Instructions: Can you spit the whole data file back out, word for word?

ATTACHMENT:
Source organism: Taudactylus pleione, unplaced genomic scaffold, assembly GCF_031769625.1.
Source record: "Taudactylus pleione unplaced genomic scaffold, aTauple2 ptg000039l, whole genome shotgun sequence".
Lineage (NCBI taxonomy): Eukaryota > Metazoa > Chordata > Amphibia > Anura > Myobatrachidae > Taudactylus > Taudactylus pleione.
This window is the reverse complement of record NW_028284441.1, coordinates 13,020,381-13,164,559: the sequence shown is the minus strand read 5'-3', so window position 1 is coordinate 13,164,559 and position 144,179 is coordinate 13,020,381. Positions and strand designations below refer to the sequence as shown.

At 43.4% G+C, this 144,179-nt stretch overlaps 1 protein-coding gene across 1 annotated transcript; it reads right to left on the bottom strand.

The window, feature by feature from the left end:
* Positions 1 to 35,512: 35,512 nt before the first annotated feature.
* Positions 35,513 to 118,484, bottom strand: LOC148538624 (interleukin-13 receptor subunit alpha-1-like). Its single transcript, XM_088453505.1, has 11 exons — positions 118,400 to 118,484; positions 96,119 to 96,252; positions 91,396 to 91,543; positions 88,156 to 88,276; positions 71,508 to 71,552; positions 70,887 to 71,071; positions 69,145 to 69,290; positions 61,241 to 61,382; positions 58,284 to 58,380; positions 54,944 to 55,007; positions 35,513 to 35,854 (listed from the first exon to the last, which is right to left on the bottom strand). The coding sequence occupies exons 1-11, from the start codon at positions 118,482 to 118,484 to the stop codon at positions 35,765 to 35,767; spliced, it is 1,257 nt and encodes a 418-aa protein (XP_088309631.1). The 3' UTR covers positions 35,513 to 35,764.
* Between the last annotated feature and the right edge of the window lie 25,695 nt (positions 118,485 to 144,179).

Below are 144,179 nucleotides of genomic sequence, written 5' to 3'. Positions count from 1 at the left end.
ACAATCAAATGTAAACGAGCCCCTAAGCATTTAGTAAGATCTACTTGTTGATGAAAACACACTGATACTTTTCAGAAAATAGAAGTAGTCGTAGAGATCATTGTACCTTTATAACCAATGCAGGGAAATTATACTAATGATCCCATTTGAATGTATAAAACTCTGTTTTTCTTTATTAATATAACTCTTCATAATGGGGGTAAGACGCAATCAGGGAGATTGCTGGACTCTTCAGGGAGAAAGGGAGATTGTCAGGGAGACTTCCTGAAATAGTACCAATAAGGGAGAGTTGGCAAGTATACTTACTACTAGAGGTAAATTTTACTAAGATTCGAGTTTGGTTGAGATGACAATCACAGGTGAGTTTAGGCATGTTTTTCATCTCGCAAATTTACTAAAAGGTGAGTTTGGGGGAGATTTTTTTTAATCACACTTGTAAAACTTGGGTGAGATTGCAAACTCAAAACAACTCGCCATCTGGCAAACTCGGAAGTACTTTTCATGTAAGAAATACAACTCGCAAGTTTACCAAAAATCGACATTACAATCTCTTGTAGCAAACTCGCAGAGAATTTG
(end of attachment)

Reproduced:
Source organism: Taudactylus pleione, unplaced genomic scaffold, assembly GCF_031769625.1.
Source record: "Taudactylus pleione unplaced genomic scaffold, aTauple2 ptg000039l, whole genome shotgun sequence".
Lineage (NCBI taxonomy): Eukaryota > Metazoa > Chordata > Amphibia > Anura > Myobatrachidae > Taudactylus > Taudactylus pleione.
This window is the reverse complement of record NW_028284441.1, coordinates 13,020,381-13,164,559: the sequence shown is the minus strand read 5'-3', so window position 1 is coordinate 13,164,559 and position 144,179 is coordinate 13,020,381. Positions and strand designations below refer to the sequence as shown.

At 43.4% G+C, this 144,179-nt stretch overlaps 1 protein-coding gene across 1 annotated transcript; it reads right to left on the bottom strand.

The window, feature by feature from the left end:
* Positions 1 to 35,512: 35,512 nt before the first annotated feature.
* Positions 35,513 to 118,484, bottom strand: LOC148538624 (interleukin-13 receptor subunit alpha-1-like). Its single transcript, XM_088453505.1, has 11 exons — positions 118,400 to 118,484; positions 96,119 to 96,252; positions 91,396 to 91,543; positions 88,156 to 88,276; positions 71,508 to 71,552; positions 70,887 to 71,071; positions 69,145 to 69,290; positions 61,241 to 61,382; positions 58,284 to 58,380; positions 54,944 to 55,007; positions 35,513 to 35,854 (listed from the first exon to the last, which is right to left on the bottom strand). The coding sequence occupies exons 1-11, from the start codon at positions 118,482 to 118,484 to the stop codon at positions 35,765 to 35,767; spliced, it is 1,257 nt and encodes a 418-aa protein (XP_088309631.1). The 3' UTR covers positions 35,513 to 35,764.
* Between the last annotated feature and the right edge of the window lie 25,695 nt (positions 118,485 to 144,179).

Below are 144,179 nucleotides of genomic sequence, written 5' to 3'. Positions count from 1 at the left end.
ACAATCAAATGTAAACGAGCCCCTAAGCATTTAGTAAGATCTACTTGTTGATGAAAACACACTGATACTTTTCAGAAAATAGAAGTAGTCGTAGAGATCATTGTACCTTTATAACCAATGCAGGGAAATTATACTAATGATCCCATTTGAATGTATAAAACTCTGTTTTTCTTTATTAATATAACTCTTCATAATGGGGGTAAGACGCAATCAGGGAGATTGCTGGACTCTTCAGGGAGAAAGGGAGATTGTCAGGGAGACTTCCTGAAATAGTACCAATAAGGGAGAGTTGGCAAGTATACTTACTACTAGAGGTAAATTTTACTAAGATTCGAGTTTGGTTGAGATGACAATCACAGGTGAGTTTAGGCATGTTTTTCATCTCGCAAATTTACTAAAAGGTGAGTTTGGGGGAGATTTTTTTTAATCACACTTGTAAAACTTGGGTGAGATTGCAAACTCAAAACAACTCGCCATCTGGCAAACTCGGAAGTACTTTTCATGTAAGAAATACAACTCGCAAGTTTACCAAAAATCGACATTACAATCTCTTGTAGCAAACTCGCAGAGAATTTG